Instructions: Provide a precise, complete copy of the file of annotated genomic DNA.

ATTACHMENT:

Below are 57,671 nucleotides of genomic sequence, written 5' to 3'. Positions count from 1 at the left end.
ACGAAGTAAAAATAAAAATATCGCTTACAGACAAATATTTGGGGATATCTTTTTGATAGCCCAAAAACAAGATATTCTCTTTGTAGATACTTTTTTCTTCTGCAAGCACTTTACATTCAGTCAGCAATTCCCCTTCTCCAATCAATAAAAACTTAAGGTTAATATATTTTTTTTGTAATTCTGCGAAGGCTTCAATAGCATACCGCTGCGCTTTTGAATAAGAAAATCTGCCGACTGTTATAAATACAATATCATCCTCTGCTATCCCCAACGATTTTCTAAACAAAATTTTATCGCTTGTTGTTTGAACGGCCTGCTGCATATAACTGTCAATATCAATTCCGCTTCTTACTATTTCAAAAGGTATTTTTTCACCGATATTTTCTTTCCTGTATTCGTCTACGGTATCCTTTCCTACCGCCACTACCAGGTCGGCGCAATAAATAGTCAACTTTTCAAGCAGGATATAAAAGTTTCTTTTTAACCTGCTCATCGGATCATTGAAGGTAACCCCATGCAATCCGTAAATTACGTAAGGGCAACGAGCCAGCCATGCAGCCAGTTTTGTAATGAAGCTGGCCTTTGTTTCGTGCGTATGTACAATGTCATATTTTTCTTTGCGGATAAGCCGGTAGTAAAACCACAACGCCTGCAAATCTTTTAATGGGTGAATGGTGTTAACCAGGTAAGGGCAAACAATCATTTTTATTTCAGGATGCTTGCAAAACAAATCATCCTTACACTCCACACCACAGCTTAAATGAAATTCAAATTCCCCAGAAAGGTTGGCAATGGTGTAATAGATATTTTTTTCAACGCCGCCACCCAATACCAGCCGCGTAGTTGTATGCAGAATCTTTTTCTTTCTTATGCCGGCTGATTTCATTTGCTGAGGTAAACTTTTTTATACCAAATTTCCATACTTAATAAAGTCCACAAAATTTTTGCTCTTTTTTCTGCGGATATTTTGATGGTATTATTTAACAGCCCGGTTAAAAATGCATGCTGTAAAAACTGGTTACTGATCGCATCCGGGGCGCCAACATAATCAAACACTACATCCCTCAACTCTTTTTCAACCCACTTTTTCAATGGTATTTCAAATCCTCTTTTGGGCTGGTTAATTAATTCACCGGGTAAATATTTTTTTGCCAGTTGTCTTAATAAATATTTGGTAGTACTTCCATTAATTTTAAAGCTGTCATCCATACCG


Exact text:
Below are 57,671 nucleotides of genomic sequence, written 5' to 3'. Positions count from 1 at the left end.
ACGAAGTAAAAATAAAAATATCGCTTACAGACAAATATTTGGGGATATCTTTTTGATAGCCCAAAAACAAGATATTCTCTTTGTAGATACTTTTTTCTTCTGCAAGCACTTTACATTCAGTCAGCAATTCCCCTTCTCCAATCAATAAAAACTTAAGGTTAATATATTTTTTTTGTAATTCTGCGAAGGCTTCAATAGCATACCGCTGCGCTTTTGAATAAGAAAATCTGCCGACTGTTATAAATACAATATCATCCTCTGCTATCCCCAACGATTTTCTAAACAAAATTTTATCGCTTGTTGTTTGAACGGCCTGCTGCATATAACTGTCAATATCAATTCCGCTTCTTACTATTTCAAAAGGTATTTTTTCACCGATATTTTCTTTCCTGTATTCGTCTACGGTATCCTTTCCTACCGCCACTACCAGGTCGGCGCAATAAATAGTCAACTTTTCAAGCAGGATATAAAAGTTTCTTTTTAACCTGCTCATCGGATCATTGAAGGTAACCCCATGCAATCCGTAAATTACGTAAGGGCAACGAGCCAGCCATGCAGCCAGTTTTGTAATGAAGCTGGCCTTTGTTTCGTGCGTATGTACAATGTCATATTTTTCTTTGCGGATAAGCCGGTAGTAAAACCACAACGCCTGCAAATCTTTTAATGGGTGAATGGTGTTAACCAGGTAAGGGCAAACAATCATTTTTATTTCAGGATGCTTGCAAAACAAATCATCCTTACACTCCACACCACAGCTTAAATGAAATTCAAATTCCCCAGAAAGGTTGGCAATGGTGTAATAGATATTTTTTTCAACGCCGCCACCCAATACCAGCCGCGTAGTTGTATGCAGAATCTTTTTCTTTCTTATGCCGGCTGATTTCATTTGCTGAGGTAAACTTTTTTATACCAAATTTCCATACTTAATAAAGTCCACAAAATTTTTGCTCTTTTTTCTGCGGATATTTTGATGGTATTATTTAACAGCCCGGTTAAAAATGCATGCTGTAAAAACTGGTTACTGATCGCATCCGGGGCGCCAACATAATCAAACACTACATCCCTCAACTCTTTTTCAACCCACTTTTTCAATGGTATTTCAAATCCTCTTTTGGGCTGGTTAATTAATTCACCGGGTAAATATTTTTTTGCCAGTTGTCTTAATAAATATTTGGTAGTACTTCCATTAATTTTAAAGCTGTCATCCATACCG